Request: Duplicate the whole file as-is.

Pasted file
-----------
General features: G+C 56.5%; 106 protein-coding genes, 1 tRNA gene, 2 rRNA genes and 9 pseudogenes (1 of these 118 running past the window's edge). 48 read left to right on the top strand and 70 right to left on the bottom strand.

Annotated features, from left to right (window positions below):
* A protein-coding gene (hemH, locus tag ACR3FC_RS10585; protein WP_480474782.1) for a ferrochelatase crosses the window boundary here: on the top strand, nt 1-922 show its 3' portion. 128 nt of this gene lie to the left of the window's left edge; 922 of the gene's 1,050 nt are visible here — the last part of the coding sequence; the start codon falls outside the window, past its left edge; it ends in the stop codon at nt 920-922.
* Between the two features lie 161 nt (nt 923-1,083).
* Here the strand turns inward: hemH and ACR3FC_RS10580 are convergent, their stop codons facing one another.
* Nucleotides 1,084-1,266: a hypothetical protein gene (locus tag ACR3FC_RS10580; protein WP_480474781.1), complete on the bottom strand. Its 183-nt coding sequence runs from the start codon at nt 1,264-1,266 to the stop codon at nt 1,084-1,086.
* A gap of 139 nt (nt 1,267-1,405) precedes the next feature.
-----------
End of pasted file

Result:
General features: G+C 56.5%; 106 protein-coding genes, 1 tRNA gene, 2 rRNA genes and 9 pseudogenes (1 of these 118 running past the window's edge). 48 read left to right on the top strand and 70 right to left on the bottom strand.

Annotated features, from left to right (window positions below):
* A protein-coding gene (hemH, locus tag ACR3FC_RS10585; protein WP_480474782.1) for a ferrochelatase crosses the window boundary here: on the top strand, nt 1-922 show its 3' portion. 128 nt of this gene lie to the left of the window's left edge; 922 of the gene's 1,050 nt are visible here — the last part of the coding sequence; the start codon falls outside the window, past its left edge; it ends in the stop codon at nt 920-922.
* Between the two features lie 161 nt (nt 923-1,083).
* Here the strand turns inward: hemH and ACR3FC_RS10580 are convergent, their stop codons facing one another.
* Nucleotides 1,084-1,266: a hypothetical protein gene (locus tag ACR3FC_RS10580; protein WP_480474781.1), complete on the bottom strand. Its 183-nt coding sequence runs from the start codon at nt 1,264-1,266 to the stop codon at nt 1,084-1,086.
* A gap of 139 nt (nt 1,267-1,405) precedes the next feature.